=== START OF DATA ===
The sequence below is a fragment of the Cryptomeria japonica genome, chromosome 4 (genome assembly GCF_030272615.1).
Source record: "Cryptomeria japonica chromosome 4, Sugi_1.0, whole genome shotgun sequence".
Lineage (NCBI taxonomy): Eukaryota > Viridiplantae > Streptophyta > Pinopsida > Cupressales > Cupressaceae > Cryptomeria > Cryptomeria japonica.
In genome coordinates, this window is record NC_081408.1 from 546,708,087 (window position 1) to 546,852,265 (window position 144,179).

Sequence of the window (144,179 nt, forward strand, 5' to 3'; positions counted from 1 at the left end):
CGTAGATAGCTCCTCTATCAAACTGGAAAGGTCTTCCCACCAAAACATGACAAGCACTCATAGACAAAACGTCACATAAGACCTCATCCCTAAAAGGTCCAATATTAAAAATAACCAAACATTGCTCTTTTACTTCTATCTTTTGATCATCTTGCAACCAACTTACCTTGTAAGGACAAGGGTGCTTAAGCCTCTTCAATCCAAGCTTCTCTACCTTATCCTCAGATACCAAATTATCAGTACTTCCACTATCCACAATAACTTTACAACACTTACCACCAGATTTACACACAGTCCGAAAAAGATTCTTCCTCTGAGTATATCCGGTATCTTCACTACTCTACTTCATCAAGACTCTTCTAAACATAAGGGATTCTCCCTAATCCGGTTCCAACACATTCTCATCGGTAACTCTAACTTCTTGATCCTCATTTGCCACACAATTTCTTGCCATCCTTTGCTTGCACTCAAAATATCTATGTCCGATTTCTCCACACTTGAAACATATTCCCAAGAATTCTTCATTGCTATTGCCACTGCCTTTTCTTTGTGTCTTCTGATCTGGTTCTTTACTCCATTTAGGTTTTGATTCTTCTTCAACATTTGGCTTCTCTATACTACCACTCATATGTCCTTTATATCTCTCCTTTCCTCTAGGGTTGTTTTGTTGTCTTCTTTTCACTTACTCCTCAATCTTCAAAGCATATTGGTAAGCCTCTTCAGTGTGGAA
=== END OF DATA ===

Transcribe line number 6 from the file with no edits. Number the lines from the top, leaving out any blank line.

CGTAGATAGCTCCTCTATCAAACTGGAAAGGTCTTCCCACCAAAACATGACAAGCACTCATAGACAAAACGTCACATAAGACCTCATCCCTAAAAGGTCCAATATTAAAAATAACCAAACATTGCTCTTTTACTTCTATCTTTTGATCATCTTGCAACCAACTTACCTTGTAAGGACAAGGGTGCTTAAGCCTCTTCAATCCAAGCTTCTCTACCTTATCCTCAGATACCAAATTATCAGTACTTCCACTATCCACAATAACTTTACAACACTTACCACCAGATTTACACACAGTCCGAAAAAGATTCTTCCTCTGAGTATATCCGGTATCTTCACTACTCTACTTCATCAAGACTCTTCTAAACATAAGGGATTCTCCCTAATCCGGTTCCAACACATTCTCATCGGTAACTCTAACTTCTTGATCCTCATTTGCCACACAATTTCTTGCCATCCTTTGCTTGCACTCAAAATATCTATGTCCGATTTCTCCACACTTGAAACATATTCCCAAGAATTCTTCATTGCTATTGCCACTGCCTTTTCTTTGTGTCTTCTGATCTGGTTCTTTACTCCATTTAGGTTTTGATTCTTCTTCAACATTTGGCTTCTCTATACTACCACTCATATGTCCTTTATATCTCTCCTTTCCTCTAGGGTTGTTTTGTTGTCTTCTTTTCACTTACTCCTCAATCTTCAAAGCATATTGGTAAGCCTCTTCAGTGTGGAA